Bacteria and protozoa are the primary concern in the United States, Canada, and most developed countries. Viruses are rarely a concern when backpacking in the United States, but you still need to be aware of your surroundings.
Water sources near major urban centers and surrounding popular campgrounds can be contaminated so be careful. Most viral infections aren’t life threatening in healthy adults, but you don’t want to deal with food poisoning. In much of the developing world, viruses still pose a significant risk. Sanitation practices aren’t followed and sewage can contaminate the drinking water.
Finding a Safe Water Source On Backpacking Trips
Flowing water, from a stream or river is by far the best water source. Flowing water doesn’t allow algae growth or the accumulation of microorganisms. Plus you won’t have to deal with mosquitoes since they can’t lay eggs in fast-flowing water.
If you can’t find a flowing water source, you can still get water from calm water. Try to find water that doesn’t have a lot of sediment or silt. Sediment won’t make you sick, but it can quickly clog up your filter. Regular backflush cycles can prevent filter clogs, but there’s no easy way to backflush your filter in the field.
Once you find a water source, try to reach away from the shore. Microorganisms and algae tend to accumulate in higher concentrations around the water edge.
- Water near meadows and pastures with grazing animals or near popular established campsites. There’s a higher likelihood of fecal contamination.
- Signs of sloppy human behavior and prolonged human visits. Once again there’s a higher likelihood of contaminated water sources when humans are camping in an area.
- Excessive foam and brown scum in the water. This usually indicates an algae bloom which isn’t harmful from a health standpoint, but there will be more microorganisms to clog the filter.
- Dirty snow indicates human visitors and excess foot traffic. Just be careful! Clean snow doesn’t always indicate that the snow is safe to melt/drink. Bacteria and protozoa can live for months in ice so it still needs to be boiled.
Gathering Water To Filter/Purify
Seeking out the clearest possible water is the most important thing when you gather water for treatment. Stay away from muddy sediment filled water, tannic water, and foam/scum covered water that indicates algae blooms.
Don’t worry if murky/silty water is the only thing you can find. Leaves, algae and silt don’t pose a safety threat, but they do complicate the water treatment process. If you can only find murky water, gather it from the surface and consider using a prefilter. Prefilters are commonly found in most water filters, but you might need to buy an addon prefilter with UV-Treatment options.
Most illnesses that we associate with bad water are actually caused by poor hygiene. Make sure you keep your hands clean so you don’t contaminate your “clean” food and water. Pack hand sanitizer and use it regularly. I like to use mine every time I handle food/water and use the restroom.
How To Purify Water On Backpacking Trips
Once you’ve found a water source, it’s time to start purifying/filtering the water. I’ll go into all 6 of the primary purification methods most people use and give some of my favorite product recommendations in each category.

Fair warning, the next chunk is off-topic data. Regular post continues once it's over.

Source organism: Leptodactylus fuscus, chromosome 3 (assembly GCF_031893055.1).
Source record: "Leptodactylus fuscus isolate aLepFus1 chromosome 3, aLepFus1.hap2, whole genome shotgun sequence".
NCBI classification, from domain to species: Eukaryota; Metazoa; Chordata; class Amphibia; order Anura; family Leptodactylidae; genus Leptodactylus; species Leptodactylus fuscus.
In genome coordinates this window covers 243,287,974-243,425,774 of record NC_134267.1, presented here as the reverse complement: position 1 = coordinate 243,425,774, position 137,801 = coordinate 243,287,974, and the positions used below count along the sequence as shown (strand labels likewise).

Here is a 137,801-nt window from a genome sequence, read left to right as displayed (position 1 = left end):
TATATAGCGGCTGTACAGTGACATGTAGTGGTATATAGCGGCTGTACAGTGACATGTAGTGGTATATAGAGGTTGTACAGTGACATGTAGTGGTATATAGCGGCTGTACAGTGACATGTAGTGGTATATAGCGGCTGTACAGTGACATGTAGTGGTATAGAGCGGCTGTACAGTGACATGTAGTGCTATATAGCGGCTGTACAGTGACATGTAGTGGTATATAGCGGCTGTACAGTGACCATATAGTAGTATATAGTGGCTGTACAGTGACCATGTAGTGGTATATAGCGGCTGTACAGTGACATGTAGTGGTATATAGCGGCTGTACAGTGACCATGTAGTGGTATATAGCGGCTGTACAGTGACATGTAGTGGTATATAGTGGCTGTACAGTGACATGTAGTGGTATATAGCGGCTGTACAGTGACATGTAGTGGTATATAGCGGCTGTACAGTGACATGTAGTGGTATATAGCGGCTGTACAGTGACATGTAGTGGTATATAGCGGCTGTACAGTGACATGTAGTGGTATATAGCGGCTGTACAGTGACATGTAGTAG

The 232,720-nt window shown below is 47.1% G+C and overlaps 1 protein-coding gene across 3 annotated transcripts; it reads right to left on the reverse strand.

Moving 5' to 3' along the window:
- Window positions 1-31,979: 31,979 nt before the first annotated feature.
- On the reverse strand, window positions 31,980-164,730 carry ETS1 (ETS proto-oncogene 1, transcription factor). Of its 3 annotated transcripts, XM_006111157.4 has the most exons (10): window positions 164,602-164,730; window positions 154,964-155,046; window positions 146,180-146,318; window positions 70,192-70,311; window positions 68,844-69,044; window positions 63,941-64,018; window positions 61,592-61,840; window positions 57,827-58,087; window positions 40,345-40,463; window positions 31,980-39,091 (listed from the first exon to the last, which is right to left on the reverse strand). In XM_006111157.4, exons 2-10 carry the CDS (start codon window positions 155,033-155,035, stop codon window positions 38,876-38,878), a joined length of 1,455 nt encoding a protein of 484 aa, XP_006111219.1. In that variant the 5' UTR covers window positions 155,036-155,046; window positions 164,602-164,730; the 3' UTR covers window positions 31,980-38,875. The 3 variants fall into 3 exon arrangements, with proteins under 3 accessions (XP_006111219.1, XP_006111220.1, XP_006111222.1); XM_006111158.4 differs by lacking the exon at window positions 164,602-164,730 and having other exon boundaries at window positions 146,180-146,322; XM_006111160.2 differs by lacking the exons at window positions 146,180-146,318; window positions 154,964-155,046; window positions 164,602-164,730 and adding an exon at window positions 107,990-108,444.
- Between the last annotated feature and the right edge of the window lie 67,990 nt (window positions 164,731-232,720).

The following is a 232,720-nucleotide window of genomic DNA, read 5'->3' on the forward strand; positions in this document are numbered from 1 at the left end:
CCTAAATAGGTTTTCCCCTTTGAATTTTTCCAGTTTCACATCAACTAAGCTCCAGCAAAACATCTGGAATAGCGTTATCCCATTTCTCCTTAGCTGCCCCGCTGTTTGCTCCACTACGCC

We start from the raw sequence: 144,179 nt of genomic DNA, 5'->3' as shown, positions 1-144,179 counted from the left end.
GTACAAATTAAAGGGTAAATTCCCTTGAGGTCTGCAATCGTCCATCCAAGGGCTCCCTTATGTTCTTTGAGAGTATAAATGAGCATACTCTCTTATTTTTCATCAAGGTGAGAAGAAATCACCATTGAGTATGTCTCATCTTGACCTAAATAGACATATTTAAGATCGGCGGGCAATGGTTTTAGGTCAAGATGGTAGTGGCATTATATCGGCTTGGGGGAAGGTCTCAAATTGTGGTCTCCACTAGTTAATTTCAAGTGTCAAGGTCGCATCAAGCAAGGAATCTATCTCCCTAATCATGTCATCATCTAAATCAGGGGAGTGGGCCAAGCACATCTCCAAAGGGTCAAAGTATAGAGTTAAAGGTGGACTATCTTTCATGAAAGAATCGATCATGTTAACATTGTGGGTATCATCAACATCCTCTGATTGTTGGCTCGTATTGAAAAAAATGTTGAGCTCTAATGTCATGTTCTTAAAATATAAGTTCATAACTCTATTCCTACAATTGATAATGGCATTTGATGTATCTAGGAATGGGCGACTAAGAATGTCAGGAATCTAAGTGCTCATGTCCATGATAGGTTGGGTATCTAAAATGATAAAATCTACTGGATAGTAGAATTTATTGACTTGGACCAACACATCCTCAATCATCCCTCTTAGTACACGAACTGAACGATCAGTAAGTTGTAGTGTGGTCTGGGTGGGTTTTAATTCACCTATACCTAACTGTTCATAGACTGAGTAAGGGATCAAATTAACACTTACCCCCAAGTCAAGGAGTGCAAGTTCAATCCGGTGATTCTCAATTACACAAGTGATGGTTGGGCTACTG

I would almost always recommend some type of water filter over every other purification method. You can fill in the gaps for viruses later, but you always need a filter to get rid of sediment and algae. It’s technically safe to drink sediment/algae, but your water will taste terrible. You can always toss a water purification tablet into your hydration bladder/bottle to deal with viruses.
Personally, I would recommend using an inline water filter like the Sawyer Mini or Sawyer Squeeze. They’re basically foolproof, extremely durable, cheap, lightweight, and easy to use. Just hook it up inline with your hydration bladder, screw it onto a water pouch (these things) or standard water bottle (like Smartwater).
Pump filters are great when dealing with low water situations, but they’re bulky and susceptible to breakage. They’re also better if you prefer drinking out of a water bottle instead of a hydration pack. I really like my MSR Miniworks, but I tend to leave it at home when I’m trying to cut pack weight. Gravity filters (Platypus Gravityworks) are marketed towards large groups where you need a lot of water fast for cooking, coffee, and hygiene purposes.
1) Sip and Squeeze Water Filters
Sip and squeeze style water filters are by far the cheapest, lightest, and easiest way to filter water. Just attach the filter to your water bottle or hydration bladder tube and drink. It’s basically like drinking water through a straw. All it takes is a little bit of suction to draw the water through the filter.
The Sawyer Mini and Sawyer Squeeze are by far the most popular sip/squeeze filters on the market. You really can’t beat them for the price. They’re so small that they can fit in your pocket and really hard to break. Sawyer Mini works as an inline filter to attach to your water bottle or hydration bladder. It’s basically like sipping water through a straw.
Sawyer squeeze works by squeezing water through the filter. Most people attach it to the included water bag and squeeze the water into a standard water bottle or attach it to a Smartwater bottle. You can drink straight from the water bag but it feels kind of weird to hold a bag of water.
Just make sure you regularly backflush the filter after each backpacking trip to avoid clogs. Trying to sip water through a clogged filter is a recipe for frustration. It feels like your trying to suck through one of those 2ft long crazy straws.
2) Pump Style Water Filters